The Land of Israel is the holiest place in Judaism. There are four cities that are specifically holy for Jews: Tiberius, Tzfat, Hebron, and Jerusalem. The TaNaKh, the Talmud, and other holy Jewish text mention the Land of Israel. But it is a land that is holy to Christians as well. In fact, it is the holiest land in Christianity, and there are many holy cities in the Holy Land. It is the land that Jesus Christ was born in, lived in, and died in. The Holy Land is where the apostles and disciples lived and created the foundations of Christianity were built. It is the center of the religion, so there are many holy cities in the Holy Land . But where specifically did it all happen?
Bethlehem: the birthplace of Jesus
The first of the holy cities in the Holy Land is Bethlehem. When Mary was pregnant with Jesus, she and Joseph went to Bethlehem because of a Roman census. When they got there, the only place for them to sleep was in a farm. They traveled to Bethlehem for the census because Roman law dictated that families register in the hometown of the man of the family. Joseph, the Virgin Mary’s finance and later husband, was from Bethlehem. But Mary was VERY pregnant, and gave birth to baby Jesus in Bethlehem. Bethlehem became Jesus’ birthplace because of the Roman census.
It was also in Bethlehem where the shepherds and the three kings came to recognize the son of God was born. After his birth, shepherds from a local town heard the news, and came to recognize Jesus as God’s son. The same thing happened with three important kings from the east. These two visits represent the common, or simple, people, and the royal classes accepting Jesus.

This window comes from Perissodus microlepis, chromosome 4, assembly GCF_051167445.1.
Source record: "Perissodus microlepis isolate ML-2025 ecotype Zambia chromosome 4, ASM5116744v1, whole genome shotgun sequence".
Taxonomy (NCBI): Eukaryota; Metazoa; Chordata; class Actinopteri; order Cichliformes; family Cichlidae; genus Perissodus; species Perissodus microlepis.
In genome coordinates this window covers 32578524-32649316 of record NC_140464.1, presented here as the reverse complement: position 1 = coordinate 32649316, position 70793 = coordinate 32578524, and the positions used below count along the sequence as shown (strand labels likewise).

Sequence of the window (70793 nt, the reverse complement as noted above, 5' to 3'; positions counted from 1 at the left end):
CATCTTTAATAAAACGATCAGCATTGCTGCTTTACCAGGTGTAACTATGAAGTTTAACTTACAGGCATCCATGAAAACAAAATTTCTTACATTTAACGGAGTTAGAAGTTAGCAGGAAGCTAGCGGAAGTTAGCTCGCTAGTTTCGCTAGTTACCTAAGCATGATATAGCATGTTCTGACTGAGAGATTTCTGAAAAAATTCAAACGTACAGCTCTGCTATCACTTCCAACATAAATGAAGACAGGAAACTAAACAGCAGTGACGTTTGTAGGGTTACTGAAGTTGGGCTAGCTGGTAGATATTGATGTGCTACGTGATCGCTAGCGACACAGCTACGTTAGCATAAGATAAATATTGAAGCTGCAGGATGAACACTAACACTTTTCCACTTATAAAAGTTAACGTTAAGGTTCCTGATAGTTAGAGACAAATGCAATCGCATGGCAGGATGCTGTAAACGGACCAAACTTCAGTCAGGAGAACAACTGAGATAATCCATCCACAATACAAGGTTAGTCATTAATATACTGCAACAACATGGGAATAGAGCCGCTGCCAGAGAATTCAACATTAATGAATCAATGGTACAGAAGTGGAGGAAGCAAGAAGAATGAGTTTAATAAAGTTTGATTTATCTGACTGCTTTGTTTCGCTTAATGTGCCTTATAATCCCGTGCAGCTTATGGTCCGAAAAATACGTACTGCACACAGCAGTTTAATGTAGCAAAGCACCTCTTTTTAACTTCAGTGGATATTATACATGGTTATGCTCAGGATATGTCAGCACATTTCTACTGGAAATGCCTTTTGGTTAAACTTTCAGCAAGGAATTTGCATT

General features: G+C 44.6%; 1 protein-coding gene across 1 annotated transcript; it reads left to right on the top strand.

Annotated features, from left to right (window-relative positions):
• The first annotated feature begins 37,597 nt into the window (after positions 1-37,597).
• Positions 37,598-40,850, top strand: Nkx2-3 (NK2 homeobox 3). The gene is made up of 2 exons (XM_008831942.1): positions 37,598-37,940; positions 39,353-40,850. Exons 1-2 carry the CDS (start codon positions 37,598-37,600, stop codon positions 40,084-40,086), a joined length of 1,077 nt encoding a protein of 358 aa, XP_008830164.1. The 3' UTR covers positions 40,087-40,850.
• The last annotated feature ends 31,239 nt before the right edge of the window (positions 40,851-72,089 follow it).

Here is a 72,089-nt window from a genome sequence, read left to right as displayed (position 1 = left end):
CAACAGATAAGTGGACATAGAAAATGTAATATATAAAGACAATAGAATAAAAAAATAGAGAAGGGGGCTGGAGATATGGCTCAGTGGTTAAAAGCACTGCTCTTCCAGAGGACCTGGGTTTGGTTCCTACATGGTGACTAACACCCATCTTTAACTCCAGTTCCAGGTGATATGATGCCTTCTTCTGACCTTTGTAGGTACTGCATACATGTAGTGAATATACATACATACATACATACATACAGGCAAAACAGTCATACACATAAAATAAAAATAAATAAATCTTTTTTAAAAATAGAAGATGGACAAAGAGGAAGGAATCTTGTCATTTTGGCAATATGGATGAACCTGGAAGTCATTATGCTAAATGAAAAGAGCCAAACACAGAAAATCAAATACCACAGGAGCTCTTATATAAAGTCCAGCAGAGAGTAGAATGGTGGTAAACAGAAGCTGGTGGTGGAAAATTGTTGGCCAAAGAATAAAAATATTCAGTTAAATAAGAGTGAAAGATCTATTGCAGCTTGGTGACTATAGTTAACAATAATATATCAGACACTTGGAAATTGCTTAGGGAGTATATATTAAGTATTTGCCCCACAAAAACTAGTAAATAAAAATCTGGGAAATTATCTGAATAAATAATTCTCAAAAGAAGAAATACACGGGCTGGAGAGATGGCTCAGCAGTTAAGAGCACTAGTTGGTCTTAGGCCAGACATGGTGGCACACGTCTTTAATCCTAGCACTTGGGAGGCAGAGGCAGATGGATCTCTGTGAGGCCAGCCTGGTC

Today, we commemorate the birth of Jesus by the Church of the Nativity in Bethlehem. The Church is visited throughout the year, but more commonly during the Christmas season in December.
Nazareth: the hometown of Jesus
Before the census took place Mary was living in Nazareth in the community established there. One day, when Mary went to the spring to collect water. At the spring, the angel Gabriel informed Mary that she was pregnant with the Son of God. It took Gabriel telling her twice for Mary to believe him. Today, Christians commemorate the event by two churches—the Basilica of Annunciation, and by the Greek Orthodox Church of Annunciation.
After the census was over and Jesus was born, his parents presented him at the Temple in Jerusalem. The Holy Family does leave for a short period for Egypt because of King Herod’s threat to kill baby Jesus. But they will return to Nazareth after the threat is over. It was there he grew up.
Jesus preached in a synagogue in Nazareth, and the congregation kicked him out for blasphemy. The congregation took him to the edge of a cliff to throw him off, but Jesus managed to escape without the crowd noticing. The modern Synagogue Church remembers the event today.
Galilee: the center of Jesus’ primacy
Throughout the Galilee, Jesus preached, performed miracles, and helped the people of the area. It is the center of Jesus’ primacy. In Kafar Kanna, Jesus turned water into wine at a wedding. In Tabgha, on the Sea of Galilee, Jesus multiplied a small amount of fish and bread into many. It is also where he appeared to Peter and appointed him as shepherd of Jesus’ followers. Capernaum was a center for Jesus’ work and preaching. The Mount of Beatitudes is where Jesus delivered the sermon on the mount. Mount Tabor is the location where Jesus transcended.
There are many other sites as well. And most of these sites have churches commemorates the events that happened there.
Qasr al- Yehud: where Jesus was baptized